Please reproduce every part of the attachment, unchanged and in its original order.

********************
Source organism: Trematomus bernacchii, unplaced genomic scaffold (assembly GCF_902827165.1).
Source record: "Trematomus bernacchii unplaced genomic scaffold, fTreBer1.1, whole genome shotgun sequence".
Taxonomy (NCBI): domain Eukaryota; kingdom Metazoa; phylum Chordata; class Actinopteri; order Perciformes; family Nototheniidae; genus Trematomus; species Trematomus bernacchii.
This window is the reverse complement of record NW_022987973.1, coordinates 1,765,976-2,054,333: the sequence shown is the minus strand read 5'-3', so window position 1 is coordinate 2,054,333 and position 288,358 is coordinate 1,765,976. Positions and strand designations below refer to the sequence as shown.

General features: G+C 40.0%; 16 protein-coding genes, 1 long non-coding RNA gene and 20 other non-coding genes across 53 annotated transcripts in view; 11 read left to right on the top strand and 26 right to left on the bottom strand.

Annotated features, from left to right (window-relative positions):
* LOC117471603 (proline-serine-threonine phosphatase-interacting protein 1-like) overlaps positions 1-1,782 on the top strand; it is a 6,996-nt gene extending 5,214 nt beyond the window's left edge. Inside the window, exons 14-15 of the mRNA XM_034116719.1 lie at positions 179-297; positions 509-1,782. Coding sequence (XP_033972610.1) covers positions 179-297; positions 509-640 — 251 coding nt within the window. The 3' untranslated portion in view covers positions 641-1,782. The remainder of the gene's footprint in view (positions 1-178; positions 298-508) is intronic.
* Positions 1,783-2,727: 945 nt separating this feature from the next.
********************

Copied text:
Source organism: Trematomus bernacchii, unplaced genomic scaffold (assembly GCF_902827165.1).
Source record: "Trematomus bernacchii unplaced genomic scaffold, fTreBer1.1, whole genome shotgun sequence".
Taxonomy (NCBI): domain Eukaryota; kingdom Metazoa; phylum Chordata; class Actinopteri; order Perciformes; family Nototheniidae; genus Trematomus; species Trematomus bernacchii.
This window is the reverse complement of record NW_022987973.1, coordinates 1,765,976-2,054,333: the sequence shown is the minus strand read 5'-3', so window position 1 is coordinate 2,054,333 and position 288,358 is coordinate 1,765,976. Positions and strand designations below refer to the sequence as shown.

General features: G+C 40.0%; 16 protein-coding genes, 1 long non-coding RNA gene and 20 other non-coding genes across 53 annotated transcripts in view; 11 read left to right on the top strand and 26 right to left on the bottom strand.

Annotated features, from left to right (window-relative positions):
* LOC117471603 (proline-serine-threonine phosphatase-interacting protein 1-like) overlaps positions 1-1,782 on the top strand; it is a 6,996-nt gene extending 5,214 nt beyond the window's left edge. Inside the window, exons 14-15 of the mRNA XM_034116719.1 lie at positions 179-297; positions 509-1,782. Coding sequence (XP_033972610.1) covers positions 179-297; positions 509-640 — 251 coding nt within the window. The 3' untranslated portion in view covers positions 641-1,782. The remainder of the gene's footprint in view (positions 1-178; positions 298-508) is intronic.
* Positions 1,783-2,727: 945 nt separating this feature from the next.